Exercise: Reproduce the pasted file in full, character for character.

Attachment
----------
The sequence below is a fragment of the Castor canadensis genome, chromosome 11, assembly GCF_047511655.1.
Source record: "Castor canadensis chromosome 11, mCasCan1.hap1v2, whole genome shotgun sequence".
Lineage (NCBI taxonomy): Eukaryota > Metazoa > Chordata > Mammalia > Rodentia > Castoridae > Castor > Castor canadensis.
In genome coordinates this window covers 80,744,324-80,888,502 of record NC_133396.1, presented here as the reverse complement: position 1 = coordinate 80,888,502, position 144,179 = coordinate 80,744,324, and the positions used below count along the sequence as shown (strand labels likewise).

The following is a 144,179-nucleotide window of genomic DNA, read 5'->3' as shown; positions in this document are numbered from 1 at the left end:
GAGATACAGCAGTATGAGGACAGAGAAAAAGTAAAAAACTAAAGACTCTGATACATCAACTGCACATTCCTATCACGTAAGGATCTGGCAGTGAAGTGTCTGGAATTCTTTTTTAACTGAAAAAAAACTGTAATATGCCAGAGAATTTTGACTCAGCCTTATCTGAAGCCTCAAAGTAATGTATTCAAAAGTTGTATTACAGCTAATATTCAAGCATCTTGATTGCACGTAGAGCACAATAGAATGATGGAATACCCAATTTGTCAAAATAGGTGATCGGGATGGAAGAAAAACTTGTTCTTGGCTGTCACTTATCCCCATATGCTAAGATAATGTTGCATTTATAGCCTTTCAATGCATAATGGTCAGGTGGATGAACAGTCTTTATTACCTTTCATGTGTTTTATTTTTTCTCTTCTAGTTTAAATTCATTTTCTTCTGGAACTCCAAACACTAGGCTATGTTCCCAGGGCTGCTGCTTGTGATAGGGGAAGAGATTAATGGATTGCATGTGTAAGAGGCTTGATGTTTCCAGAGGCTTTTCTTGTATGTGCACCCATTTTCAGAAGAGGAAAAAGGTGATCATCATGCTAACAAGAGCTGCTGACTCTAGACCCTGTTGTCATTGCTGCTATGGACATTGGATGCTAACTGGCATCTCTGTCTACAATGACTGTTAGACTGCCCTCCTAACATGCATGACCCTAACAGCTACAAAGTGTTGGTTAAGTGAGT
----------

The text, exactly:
The sequence below is a fragment of the Castor canadensis genome, chromosome 11, assembly GCF_047511655.1.
Source record: "Castor canadensis chromosome 11, mCasCan1.hap1v2, whole genome shotgun sequence".
Lineage (NCBI taxonomy): Eukaryota > Metazoa > Chordata > Mammalia > Rodentia > Castoridae > Castor > Castor canadensis.
In genome coordinates this window covers 80,744,324-80,888,502 of record NC_133396.1, presented here as the reverse complement: position 1 = coordinate 80,888,502, position 144,179 = coordinate 80,744,324, and the positions used below count along the sequence as shown (strand labels likewise).

The following is a 144,179-nucleotide window of genomic DNA, read 5'->3' as shown; positions in this document are numbered from 1 at the left end:
GAGATACAGCAGTATGAGGACAGAGAAAAAGTAAAAAACTAAAGACTCTGATACATCAACTGCACATTCCTATCACGTAAGGATCTGGCAGTGAAGTGTCTGGAATTCTTTTTTAACTGAAAAAAAACTGTAATATGCCAGAGAATTTTGACTCAGCCTTATCTGAAGCCTCAAAGTAATGTATTCAAAAGTTGTATTACAGCTAATATTCAAGCATCTTGATTGCACGTAGAGCACAATAGAATGATGGAATACCCAATTTGTCAAAATAGGTGATCGGGATGGAAGAAAAACTTGTTCTTGGCTGTCACTTATCCCCATATGCTAAGATAATGTTGCATTTATAGCCTTTCAATGCATAATGGTCAGGTGGATGAACAGTCTTTATTACCTTTCATGTGTTTTATTTTTTCTCTTCTAGTTTAAATTCATTTTCTTCTGGAACTCCAAACACTAGGCTATGTTCCCAGGGCTGCTGCTTGTGATAGGGGAAGAGATTAATGGATTGCATGTGTAAGAGGCTTGATGTTTCCAGAGGCTTTTCTTGTATGTGCACCCATTTTCAGAAGAGGAAAAAGGTGATCATCATGCTAACAAGAGCTGCTGACTCTAGACCCTGTTGTCATTGCTGCTATGGACATTGGATGCTAACTGGCATCTCTGTCTACAATGACTGTTAGACTGCCCTCCTAACATGCATGACCCTAACAGCTACAAAGTGTTGGTTAAGTGAGT